[my_lv_rimage_0]
/dev/sda1(1)
[my_lv_rimage_1]
/dev/sdb1(1)
[my_lv_rimage_2]
/dev/sdc1(1)
[my_lv_rmeta_0]
/dev/sda1(0)
[my_lv_rmeta_1]
/dev/sdb1(0)
[my_lv_rmeta_2]
/dev/sdc1(0)
# lvconvert --replace /dev/sdb1 --replace /dev/sdc1 my_vg/my_lv
# lvs -a -o name,copy_percent,devices my_vg
LV
Copy% Devices
my_lv
60.00
my_lv_rimage_0(0),my_lv_rimage_1(0),my_lv_rimage_2(0)
[my_lv_rimage_0]
/dev/sda1(1)
[my_lv_rimage_1]
/dev/sdd1(1)
[my_lv_rimage_2]
/dev/sde1(1)
[my_lv_rmeta_0]
/dev/sda1(0)
[my_lv_rmeta_1]
/dev/sdd1(0)
[my_lv_rmeta_2]
/dev/sde1(0)
NOTE
When you specify a replacement drive using the lvconvert --replace command, the
replacement drives should never be allocated from extra space on drives already used in
the array. For example, lv_rimage_0 and lv_rimage_1 should not be located on the
same physical volume.
5.4.16.10. Scrubbing a RAID Logical Volume
As of the Red Hat Enterprise Linux 6.5 release, LVM provides scrubbing support for RAID logical
volumes. RAID scrubbing is the process of reading all the data and parity blocks in an array and checking
to see whether they are coherent.
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You initiate a RAID scrubbing operation with the --syncaction option of the lvchange command.
You specify either a check or repair operation. A check operation goes over the array and records
the number of discrepancies in the array but does not repair them. A repair operation corrects the
discrepancies as it finds them.
The format of the command to scrub a RAID logical volume is as follows:
lvchange --syncaction {check|repair} vg/raid_lv
NOTE
The lvchange --syncaction repair vg/raid_lv operation does not perform the
same function as the lvconvert --repair vg/raid_lv operation. The lvchange
--syncaction repair operation initiates a background synchronization operation on
the array, while the lvconvert --repair operation is designed to repair/replace failed
devices in a mirror or RAID logical volume.
In support of the new RAID scrubbing operation, the lvs command now supports two new printable
fields: raid_sync_action and raid_mismatch_count. These fields are not printed by default. To
display these fields you specify them with the -o parameter of the lvs, as follows.
lvs -o +raid_sync_action,raid_mismatch_count vg/lv
The raid_sync_action field displays the current synchronization operation that the raid volume is
performing. It can be one of the following values:
idle: All sync operations complete (doing nothing)
resync: Initializing an array or recovering after a machine failure
recover: Replacing a device in the array
check: Looking for array inconsistencies
repair: Looking for and repairing inconsistencies
The raid_mismatch_count field displays the number of discrepancies found during a check
operation.
The Cpy%Sync field of the lvs command now prints the progress of any of the raid_sync_action
operations, including check and repair.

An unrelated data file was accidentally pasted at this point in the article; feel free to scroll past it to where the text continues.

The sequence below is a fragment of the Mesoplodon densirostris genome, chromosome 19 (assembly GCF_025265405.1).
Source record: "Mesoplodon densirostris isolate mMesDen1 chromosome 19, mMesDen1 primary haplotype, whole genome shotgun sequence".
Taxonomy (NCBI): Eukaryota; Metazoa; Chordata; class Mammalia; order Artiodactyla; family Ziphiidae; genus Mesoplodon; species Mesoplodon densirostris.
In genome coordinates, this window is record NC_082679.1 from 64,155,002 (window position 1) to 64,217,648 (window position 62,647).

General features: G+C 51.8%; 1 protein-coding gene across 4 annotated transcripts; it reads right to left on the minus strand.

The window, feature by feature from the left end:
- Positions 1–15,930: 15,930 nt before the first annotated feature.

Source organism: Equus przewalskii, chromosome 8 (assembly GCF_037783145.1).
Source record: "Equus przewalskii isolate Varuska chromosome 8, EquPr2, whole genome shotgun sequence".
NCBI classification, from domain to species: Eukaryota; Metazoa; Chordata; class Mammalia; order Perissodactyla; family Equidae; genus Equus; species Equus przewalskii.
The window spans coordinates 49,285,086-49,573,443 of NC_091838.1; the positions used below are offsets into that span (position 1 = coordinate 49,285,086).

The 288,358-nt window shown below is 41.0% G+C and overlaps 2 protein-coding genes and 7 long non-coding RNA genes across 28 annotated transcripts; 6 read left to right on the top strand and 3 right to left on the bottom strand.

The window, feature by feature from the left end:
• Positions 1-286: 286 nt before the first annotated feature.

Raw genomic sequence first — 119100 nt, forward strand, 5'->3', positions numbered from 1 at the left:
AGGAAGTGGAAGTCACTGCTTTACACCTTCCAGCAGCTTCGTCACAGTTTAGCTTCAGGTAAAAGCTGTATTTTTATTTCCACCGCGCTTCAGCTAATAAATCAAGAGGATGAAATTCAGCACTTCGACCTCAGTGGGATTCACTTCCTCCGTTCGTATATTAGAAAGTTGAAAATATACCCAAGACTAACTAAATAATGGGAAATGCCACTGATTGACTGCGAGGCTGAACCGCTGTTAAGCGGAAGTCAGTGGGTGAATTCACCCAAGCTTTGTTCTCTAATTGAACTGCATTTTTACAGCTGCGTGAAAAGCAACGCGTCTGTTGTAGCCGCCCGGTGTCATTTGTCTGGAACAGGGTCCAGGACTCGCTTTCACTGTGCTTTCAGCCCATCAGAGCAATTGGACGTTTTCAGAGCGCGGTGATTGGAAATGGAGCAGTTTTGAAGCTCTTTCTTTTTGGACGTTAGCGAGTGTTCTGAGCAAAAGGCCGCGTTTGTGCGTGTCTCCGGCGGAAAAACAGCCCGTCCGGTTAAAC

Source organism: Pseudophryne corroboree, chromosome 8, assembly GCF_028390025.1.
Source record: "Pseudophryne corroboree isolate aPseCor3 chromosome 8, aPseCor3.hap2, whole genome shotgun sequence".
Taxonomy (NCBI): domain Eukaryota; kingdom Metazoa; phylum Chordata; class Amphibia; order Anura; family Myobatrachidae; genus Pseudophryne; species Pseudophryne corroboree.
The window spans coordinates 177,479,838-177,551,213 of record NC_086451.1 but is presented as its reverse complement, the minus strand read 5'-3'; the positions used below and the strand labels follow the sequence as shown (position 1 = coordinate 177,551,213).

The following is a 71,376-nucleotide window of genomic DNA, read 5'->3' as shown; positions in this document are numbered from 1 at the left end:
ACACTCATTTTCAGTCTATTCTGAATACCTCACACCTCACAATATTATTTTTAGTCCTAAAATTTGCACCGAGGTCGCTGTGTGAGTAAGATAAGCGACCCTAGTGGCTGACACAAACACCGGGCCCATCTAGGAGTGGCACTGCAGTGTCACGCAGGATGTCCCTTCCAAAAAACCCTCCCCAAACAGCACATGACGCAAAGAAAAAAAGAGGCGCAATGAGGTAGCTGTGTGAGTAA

The lv_attr field of the lvs display now provides additional indicators in support of the RAID
scrubbing operation. Bit 9 of this field displays the health of the logical volume, and it now supports the
following indicators.
(m)ismatches indicates that there are discrepancies in a RAID logical volume. This character is
shown after a scrubbing operation has detected that portions of the RAID are not coherent.
(r)efresh indicates that a device in a RAID array has suffered a failure and the kernel regards it
as failed, even though LVM can read the device label and considers the device to be
operational. The logical should be (r)efreshed to notify the kernel that the device is now available,
or the device should be (r)eplaced if it is suspected of having failed.
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For information on the lvs command, see Section 5.8.2, “Object Selection”.
When you perform a RAID scrubbing operation, the background I/O required by the sync operations can
crowd out other I/O operations to LVM devices, such as updates to volume group metadata. This can
cause the other LVM operations to slow down. You can control the rate at which the RAID logical volume
is scrubbed by implementing recovery throttling.
You control the rate at which sync operations are performed by setting the minimum and maximum I/O
rate for those operations with the --minrecoveryrate and --maxrecoveryrate options of the
lvchange command. You specify these options as follows.
--maxrecoveryrate Rate[bBsSkKmMgG]
Sets the maximum recovery rate for a RAID logical volume so that it will not crowd out nominal
I/O operations. The Rate is specified as an amount per second for each device in the array. If no
suffix is given, then kiB/sec/device is assumed. Setting the recovery rate to 0 means it will be
unbounded.
--minrecoveryrate Rate[bBsSkKmMgG]
Sets the minimum recovery rate for a RAID logical volume to ensure that I/O for sync operations
achieves a minimum throughput, even when heavy nominal I/O is present. The Rate is specified